Thanks to SXSW, we have two weeks of John Roderick's scribbling to catch up on.
First off: The Long Winters' leader goes to NYC.
I'm reporting to you now from the exotic and glamorous Bushwick neighborhood of Brooklyn, (which is not, apparently, the namesake of Houston rapper Bushwick Bill of the Geto Boys), but which IS the latest Brooklyn neighborhood to be infested with the plague of conformist Williamsburg hipsters seeking cheap rent who are incrementally destroying New York in every direction. (No offense to the conformist Williamsburg hipsters who let me crash at their place and use their computer).
Next, he lets a touring band crash at his place -- with disastrous results to his chili supply.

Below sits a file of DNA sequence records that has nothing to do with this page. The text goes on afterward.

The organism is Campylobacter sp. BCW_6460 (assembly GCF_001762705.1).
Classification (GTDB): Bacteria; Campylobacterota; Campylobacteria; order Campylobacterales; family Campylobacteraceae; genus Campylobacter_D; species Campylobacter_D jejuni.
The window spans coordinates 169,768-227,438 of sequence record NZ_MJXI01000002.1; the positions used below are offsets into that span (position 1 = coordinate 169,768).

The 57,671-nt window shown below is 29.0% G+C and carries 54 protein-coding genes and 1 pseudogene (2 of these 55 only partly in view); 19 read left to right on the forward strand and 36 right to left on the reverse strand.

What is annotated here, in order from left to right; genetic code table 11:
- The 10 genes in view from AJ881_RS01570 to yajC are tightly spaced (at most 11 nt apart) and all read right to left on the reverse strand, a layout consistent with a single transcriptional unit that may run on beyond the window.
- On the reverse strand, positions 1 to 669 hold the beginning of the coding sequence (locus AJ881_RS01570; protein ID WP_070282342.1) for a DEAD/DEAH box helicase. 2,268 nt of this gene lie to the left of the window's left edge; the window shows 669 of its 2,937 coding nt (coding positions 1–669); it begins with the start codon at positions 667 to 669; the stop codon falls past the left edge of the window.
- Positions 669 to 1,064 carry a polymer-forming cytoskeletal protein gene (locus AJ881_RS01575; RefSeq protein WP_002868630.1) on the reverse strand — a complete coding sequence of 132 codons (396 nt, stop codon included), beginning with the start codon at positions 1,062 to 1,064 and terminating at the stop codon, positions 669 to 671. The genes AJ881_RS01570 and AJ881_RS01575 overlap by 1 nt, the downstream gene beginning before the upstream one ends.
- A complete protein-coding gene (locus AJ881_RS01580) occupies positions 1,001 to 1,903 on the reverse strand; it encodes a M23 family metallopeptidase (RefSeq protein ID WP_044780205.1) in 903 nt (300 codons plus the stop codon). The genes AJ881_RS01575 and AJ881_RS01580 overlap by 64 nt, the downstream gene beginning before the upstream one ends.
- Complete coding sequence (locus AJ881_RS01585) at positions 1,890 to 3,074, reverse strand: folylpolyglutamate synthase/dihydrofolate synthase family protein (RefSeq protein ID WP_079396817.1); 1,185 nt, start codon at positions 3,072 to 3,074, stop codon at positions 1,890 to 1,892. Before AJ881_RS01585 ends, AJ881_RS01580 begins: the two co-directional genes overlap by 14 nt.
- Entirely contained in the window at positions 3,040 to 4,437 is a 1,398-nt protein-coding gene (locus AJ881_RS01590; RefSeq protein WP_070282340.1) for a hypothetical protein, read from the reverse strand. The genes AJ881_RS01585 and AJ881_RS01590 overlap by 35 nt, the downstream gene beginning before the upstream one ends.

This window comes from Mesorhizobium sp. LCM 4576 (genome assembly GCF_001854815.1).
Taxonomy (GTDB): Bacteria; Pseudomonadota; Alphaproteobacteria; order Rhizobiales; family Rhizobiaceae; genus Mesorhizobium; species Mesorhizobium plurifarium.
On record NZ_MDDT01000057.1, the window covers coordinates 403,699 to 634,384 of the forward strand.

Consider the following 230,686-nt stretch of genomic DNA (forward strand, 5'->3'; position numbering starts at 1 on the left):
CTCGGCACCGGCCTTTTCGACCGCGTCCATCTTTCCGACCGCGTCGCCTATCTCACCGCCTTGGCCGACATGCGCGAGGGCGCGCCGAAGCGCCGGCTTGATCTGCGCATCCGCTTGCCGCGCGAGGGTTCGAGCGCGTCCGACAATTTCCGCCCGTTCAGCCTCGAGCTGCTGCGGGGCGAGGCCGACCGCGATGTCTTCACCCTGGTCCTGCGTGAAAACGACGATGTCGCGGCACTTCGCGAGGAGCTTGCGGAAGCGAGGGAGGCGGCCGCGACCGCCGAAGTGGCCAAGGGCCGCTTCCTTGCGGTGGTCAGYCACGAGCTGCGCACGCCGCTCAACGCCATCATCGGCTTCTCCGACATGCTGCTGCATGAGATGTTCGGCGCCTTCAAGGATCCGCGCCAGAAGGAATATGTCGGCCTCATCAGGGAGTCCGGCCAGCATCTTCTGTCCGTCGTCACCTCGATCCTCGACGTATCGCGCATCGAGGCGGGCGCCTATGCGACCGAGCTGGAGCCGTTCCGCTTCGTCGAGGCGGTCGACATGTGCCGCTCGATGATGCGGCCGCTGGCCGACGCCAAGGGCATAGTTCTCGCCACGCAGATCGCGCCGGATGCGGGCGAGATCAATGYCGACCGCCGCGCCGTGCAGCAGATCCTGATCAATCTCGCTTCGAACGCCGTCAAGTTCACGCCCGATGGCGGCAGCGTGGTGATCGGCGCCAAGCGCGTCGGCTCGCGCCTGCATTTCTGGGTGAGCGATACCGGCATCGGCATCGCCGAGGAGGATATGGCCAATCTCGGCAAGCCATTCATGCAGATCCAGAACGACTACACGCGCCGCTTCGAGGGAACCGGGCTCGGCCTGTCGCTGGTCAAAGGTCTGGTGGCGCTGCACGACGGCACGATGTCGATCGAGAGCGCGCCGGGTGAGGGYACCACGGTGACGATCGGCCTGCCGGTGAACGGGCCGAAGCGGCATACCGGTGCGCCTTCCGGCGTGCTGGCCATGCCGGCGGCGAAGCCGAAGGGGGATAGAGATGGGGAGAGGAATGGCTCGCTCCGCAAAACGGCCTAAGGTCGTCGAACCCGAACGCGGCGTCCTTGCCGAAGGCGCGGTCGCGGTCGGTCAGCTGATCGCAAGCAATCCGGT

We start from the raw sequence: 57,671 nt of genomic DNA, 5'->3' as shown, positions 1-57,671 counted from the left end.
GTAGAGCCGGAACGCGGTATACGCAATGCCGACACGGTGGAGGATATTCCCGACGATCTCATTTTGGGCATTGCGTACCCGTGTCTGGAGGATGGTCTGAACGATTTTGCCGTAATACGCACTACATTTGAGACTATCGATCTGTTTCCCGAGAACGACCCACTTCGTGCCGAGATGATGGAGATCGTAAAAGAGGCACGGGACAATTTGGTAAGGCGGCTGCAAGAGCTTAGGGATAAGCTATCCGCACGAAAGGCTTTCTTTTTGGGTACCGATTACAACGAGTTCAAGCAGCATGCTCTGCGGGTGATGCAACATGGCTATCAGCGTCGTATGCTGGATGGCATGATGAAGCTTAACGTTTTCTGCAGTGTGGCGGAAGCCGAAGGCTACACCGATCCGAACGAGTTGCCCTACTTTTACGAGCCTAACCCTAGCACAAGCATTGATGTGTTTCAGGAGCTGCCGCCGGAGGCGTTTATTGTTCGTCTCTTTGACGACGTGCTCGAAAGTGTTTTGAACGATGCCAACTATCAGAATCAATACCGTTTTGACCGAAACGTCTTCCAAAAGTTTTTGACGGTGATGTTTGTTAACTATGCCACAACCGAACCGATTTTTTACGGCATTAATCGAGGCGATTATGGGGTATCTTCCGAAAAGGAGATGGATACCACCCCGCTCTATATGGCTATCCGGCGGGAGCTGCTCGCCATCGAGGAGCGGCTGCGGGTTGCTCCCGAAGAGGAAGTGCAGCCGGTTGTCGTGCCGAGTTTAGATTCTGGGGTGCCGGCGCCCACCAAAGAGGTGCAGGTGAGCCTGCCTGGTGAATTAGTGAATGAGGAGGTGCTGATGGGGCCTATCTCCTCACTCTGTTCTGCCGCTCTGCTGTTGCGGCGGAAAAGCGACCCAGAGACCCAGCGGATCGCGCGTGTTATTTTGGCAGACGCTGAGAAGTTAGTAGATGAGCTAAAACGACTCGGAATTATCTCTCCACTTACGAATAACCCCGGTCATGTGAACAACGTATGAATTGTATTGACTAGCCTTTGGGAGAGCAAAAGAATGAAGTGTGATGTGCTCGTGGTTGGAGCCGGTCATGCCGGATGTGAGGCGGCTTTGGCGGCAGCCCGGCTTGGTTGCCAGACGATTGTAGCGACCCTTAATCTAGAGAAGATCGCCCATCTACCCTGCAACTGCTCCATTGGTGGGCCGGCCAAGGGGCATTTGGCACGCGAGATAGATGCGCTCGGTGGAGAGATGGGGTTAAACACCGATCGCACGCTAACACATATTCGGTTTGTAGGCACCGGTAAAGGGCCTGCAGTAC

But as SOON as we walk in the door of my place, two and a half minutes later, the rabble starts: "Can we order a pizza?" "Is it OK if I open these chips?" "Can I make some pasta?" The enterprising band-leader, a well-known singer, opens my pantry, discovers my canned-chili depository, and says to the room, "Who wants chili?" Four hands shoot up. Back in Alaska where I grew up a man's stash of canned chili is somewhat akin to a normal American's savings account. I've known fellows who, when asked if they had given any thought to their retirement plans, pointed with confidence to a stockpile of canned chili. Even the most domesticated "foodie" bachelor who wears mohair sweaters and makes lamb with mustard/mint/tarragon sauce has, I bet you, some canned chili stashed for emergencies. And now this singer, this friend of mine, was prepared to dole out five cans of my chili to his band like a mother bird plopping worms in their mouths? I bet he was! Why not just start taking the pictures down off my walls?